The author also assumes that cognitive therapy is the ONE AND ONLY TRUE WAY to wellness. She fails to understand that cognitive therapy often fails. In particular, she fundamentally misunderstands the aspect of pain and its function in the lives of many-not merely those kinky. She assumes that people who enjoy pain, or utilize pain to relinguish emotional stress, are sick, malajusted people, and those who inflict it are dangerous sociopaths. However, most studies indicate that people who utilize pain often do so because it really does help them feel better. The period of intense relief from mental and emotional stress after a session of acute pain can last for days. Many use masochism cathartically, and through a session derive benefits rivaling 6 months of cognitive therapy. She also fails to realize that the limbic brains in many are HARDWIRED to sexually enjoy pain. An erotic interest that is non-normative is not automatically unhealthy or dangerous. The author was not pathologizing those who enjoy pain play in order to justify use of pain cathartically, but rather, putting them on a bdsm continuum.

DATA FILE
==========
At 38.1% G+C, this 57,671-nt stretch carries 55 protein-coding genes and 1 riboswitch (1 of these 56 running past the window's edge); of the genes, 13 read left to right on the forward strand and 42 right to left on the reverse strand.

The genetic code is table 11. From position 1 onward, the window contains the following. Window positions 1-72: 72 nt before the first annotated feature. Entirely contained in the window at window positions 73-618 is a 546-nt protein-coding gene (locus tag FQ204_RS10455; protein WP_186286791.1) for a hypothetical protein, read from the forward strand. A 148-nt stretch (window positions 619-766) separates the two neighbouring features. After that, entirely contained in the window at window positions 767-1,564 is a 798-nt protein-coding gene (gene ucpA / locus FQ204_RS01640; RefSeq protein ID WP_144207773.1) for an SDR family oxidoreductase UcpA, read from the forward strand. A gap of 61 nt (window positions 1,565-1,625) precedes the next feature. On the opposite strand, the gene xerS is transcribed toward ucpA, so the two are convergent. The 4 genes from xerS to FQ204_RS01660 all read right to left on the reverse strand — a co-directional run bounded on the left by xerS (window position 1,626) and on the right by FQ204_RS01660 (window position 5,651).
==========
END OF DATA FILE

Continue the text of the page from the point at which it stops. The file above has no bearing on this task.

The reviewer misunderstands the role of a dominant in her curious assumption that Kaden’s “higher” purpose for inflicting pain on his lover is due to his need to hurt and control due to severe emotional experience. Many dominants who don’t ascribe as sadists will indulge their submissive in pain because a Dominant’s role does not end with his pleasure. He has a duty to provide and care for the submissive and give her what she needs to be strong in her submission to him and feel whole and healthy in herself. The reviewer also doesn’t fully grasp submission. She states,”Most submissives are incredibly strong, competent, completely normal people who just happen to get off on giving up control to their partner, something which does NOT infantilize them.” WRONG. Submissives’ desires are as individual as the submissive themselves. At least she finally concedes that submission, at long last, is not a form of sexual deviance after all. Many submissives are INCREDIBLY strong, independent in real life, and crave the relinguishment of control in a structured environment because it makes them feel SAFE and LOVED, rather than horny. The reviewer assumes that BDSM is merely about sex, and that those employing it do so solely to get off. In reality, many submissives ADORE erotic humiliation, punishment, objectification, severe sexual debasement, and even identify as a “little” (those attracted to a “daddy” dominant).

  88. story
    Oct 31, 2012 @ 08:13:14

    I want to clarify that I used Male Dominance and female submission as this was the model used in the story. Of course, female dominants/male submissives, or same sex or transgendered couples, were not meant to be excluded in a form of heterosexism.